France 1950; dir: Jean Cocteau
starring: Jean Marais, María Casares, Maria Déa, François Périer
screened 3/1/08, Criterion DVD
“The death of a poet requires a sacrifice to make him immortal.”
Unrelated to Orpheus, but a milestone nonetheless, this is the 500th post on this blog. Woohoo! Okay, back to the business at hand.
Previous Viewing Experience: Have never seen it before.
Knowledge Before Viewing: I know absolutely nothing about the story; but it forms a sort of trilogy with two other Cocteau films, Blood of a Poet and The Testament of Orpheus. I have actually seen Blood of a Poet, but a LONG time ago, and I mostly didn’t get it because it’s on the surrealist side. But I’m looking forward to Orpheus (despite the appearance of having put it off for, like two months), at least in part because Cocteau’s La belle et la bête is one of my all-time favorite films.
Brief Synopsis: Orpheus, a poet in post-war France, finds himself caught up with Death in the visage of a beautiful woman and her minions. When Death takes his wife Euridyce, Orpheus follows them into the underworld–but is it really Euridyce he desires, or is it Death herself?
Initial Viewing Response: Jean Cocteau was as much a poet as a filmmaker, and his films are poetic to their very core. The acting, writing, narration, music, visuals, and effects all come together to create a heightened mood — not realistic in any normal use of the word, but hyperreal. Or you could say surreal, I suppose, though Orpheus is much more closely aligned with the fairy-tale mood of La belle et la bête than the surrealism of Blood of a Poet. Although I should probably rewatch Blood of a Poet because I could be misremembering it horribly (in fact, I tend to get it mixed up in my head with Buñuel’s Un chien andalou, which may be a disservice to both of the films).
In any case, as you may have guessed, the story transplants and modifies the Greek Orpheus myth, in which the poet/musician spent so much time with his music that he ignored his wife, Euridyce. When she died, he went into the underworld to get her, and Hades allowed Euridyce to return to life with Orpheus on the condition that Orpheus could not look at her until they reached the world of the living. Impatient, Orpheus turned to look at her as they came near the exit of the underworld, and she was reclaimed by Hades. In Cocteau’s version (which may be another version of the myth, I’m not sure), the stipulation said that he could never look at her again, ever. And in any case, by that time, Orpheus was too infatuated with Death to be much interested in Eurydice at all. Another layer is added by the character of Herteubise, Death’s chauffeur and messenger, who falls in love with Eurydice while Orpheus is obsession over Death.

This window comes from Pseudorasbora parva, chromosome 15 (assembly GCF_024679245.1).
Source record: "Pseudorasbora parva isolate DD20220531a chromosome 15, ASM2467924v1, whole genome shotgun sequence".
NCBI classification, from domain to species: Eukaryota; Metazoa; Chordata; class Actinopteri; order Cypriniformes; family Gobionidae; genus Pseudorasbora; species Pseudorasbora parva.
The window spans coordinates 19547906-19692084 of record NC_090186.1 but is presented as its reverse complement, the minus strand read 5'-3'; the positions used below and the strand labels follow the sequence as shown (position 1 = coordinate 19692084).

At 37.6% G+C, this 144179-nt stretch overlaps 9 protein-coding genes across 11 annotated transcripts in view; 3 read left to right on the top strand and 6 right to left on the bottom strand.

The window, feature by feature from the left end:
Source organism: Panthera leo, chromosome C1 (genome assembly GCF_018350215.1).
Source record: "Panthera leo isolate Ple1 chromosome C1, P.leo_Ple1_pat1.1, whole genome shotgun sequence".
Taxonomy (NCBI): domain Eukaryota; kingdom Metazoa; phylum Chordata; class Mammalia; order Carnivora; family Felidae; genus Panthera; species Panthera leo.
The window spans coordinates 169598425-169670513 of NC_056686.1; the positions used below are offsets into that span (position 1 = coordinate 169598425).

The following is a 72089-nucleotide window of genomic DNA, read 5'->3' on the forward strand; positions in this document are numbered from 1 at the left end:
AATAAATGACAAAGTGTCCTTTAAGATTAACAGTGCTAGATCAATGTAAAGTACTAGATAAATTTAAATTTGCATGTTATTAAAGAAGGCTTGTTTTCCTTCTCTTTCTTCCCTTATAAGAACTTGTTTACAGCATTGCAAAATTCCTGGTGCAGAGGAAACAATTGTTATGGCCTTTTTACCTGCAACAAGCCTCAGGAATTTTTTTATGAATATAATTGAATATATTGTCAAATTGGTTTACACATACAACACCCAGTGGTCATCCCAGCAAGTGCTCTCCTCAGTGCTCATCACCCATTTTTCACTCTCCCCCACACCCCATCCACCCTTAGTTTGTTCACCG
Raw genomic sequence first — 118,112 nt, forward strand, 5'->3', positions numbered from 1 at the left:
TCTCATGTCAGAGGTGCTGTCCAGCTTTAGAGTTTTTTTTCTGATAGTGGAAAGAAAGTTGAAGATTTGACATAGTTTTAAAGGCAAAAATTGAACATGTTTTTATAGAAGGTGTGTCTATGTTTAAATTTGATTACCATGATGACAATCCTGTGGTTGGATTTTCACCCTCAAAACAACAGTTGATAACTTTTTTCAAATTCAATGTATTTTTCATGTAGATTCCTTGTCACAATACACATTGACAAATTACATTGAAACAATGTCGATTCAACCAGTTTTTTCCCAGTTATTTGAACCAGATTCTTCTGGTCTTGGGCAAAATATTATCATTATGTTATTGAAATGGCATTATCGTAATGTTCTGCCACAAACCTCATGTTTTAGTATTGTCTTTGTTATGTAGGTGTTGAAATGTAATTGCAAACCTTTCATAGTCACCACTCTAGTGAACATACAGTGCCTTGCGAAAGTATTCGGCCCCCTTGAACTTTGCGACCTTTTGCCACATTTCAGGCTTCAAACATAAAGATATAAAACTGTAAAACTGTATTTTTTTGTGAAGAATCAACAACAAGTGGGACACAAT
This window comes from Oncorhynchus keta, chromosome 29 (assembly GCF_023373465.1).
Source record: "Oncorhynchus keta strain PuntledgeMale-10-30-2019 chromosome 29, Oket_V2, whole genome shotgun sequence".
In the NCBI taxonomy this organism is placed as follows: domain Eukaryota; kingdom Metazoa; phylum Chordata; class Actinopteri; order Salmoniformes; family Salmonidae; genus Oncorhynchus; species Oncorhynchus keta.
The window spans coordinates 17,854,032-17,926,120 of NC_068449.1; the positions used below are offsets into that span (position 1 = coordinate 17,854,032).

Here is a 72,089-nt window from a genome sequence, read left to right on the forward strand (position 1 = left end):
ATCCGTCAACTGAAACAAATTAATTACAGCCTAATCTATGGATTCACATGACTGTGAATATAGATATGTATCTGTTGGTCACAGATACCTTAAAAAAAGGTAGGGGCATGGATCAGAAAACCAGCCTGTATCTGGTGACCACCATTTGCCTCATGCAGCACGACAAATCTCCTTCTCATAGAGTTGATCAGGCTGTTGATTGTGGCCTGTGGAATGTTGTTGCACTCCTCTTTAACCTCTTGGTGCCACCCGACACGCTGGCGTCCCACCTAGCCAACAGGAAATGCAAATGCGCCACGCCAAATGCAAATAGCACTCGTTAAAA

I won’t say I completely understand the film (did Death change her mind somewhere in the middle about what she wanted, or was the entire thing an elaborate plot on her part to balance Orpheus’s poetic obsessions with his domestic life?), but it was mesmerizing and beautiful to watch. And if you don’t know by now, I might as well say: I appreciate films more for the experience I have while watching them and the images they engrave on my consciousness than for pretty much anything else, and usually, the more ambiguous the point of the film, the more beautiful I find it. Cocteau’s special effects are simple and obvious, but they’re some how much more effective (and affective) than more elaborate, realistic effects would have been. Orpheus’s difficulty walking in the no-man’s land between the two worlds, the double-exposures revealing Death’s entry into this world and the glimpses of the other through mirrors, the filmed-backwards shots of Orpheus putting on the underworld gloves which suggest that time may not be working as we expect–all are clearly heightened, obvious effects, but they fit in perfectly with the poetic tone of the film.
There are a lot of things to think about; many quotes and ideas could be followed down philosophical rabbit trails, from the quote I used about about the immortality of a poet depending on a sacrifice (isn’t it in some ways true that poets must die before they can live forever–very few great artists are recognized as such during their life), to the connection of mirrors with death (Herteubise suggests that every time we look in a mirror, we see death). The problem with thinking TOO much about the film is that I’m not sure it makes logical sense, at least not in our normal definition of left-brained, linear logic. The motivations of Death and Orpheus aren’t aways clear (much less so than the more realist Herteubise and Euridyce, which is actually probably intentional now that I think of it), nor is the process for moving between the two worlds. Yet it somehow manages to make mystical sense, if you don’t try to impose propositional logic onto it.
Reflective Response: I think I’m going to ditch the reflective responses. A few days isn’t enough time to process these films, so the experiment in comparing immediate to reflective responses was flawed in theory.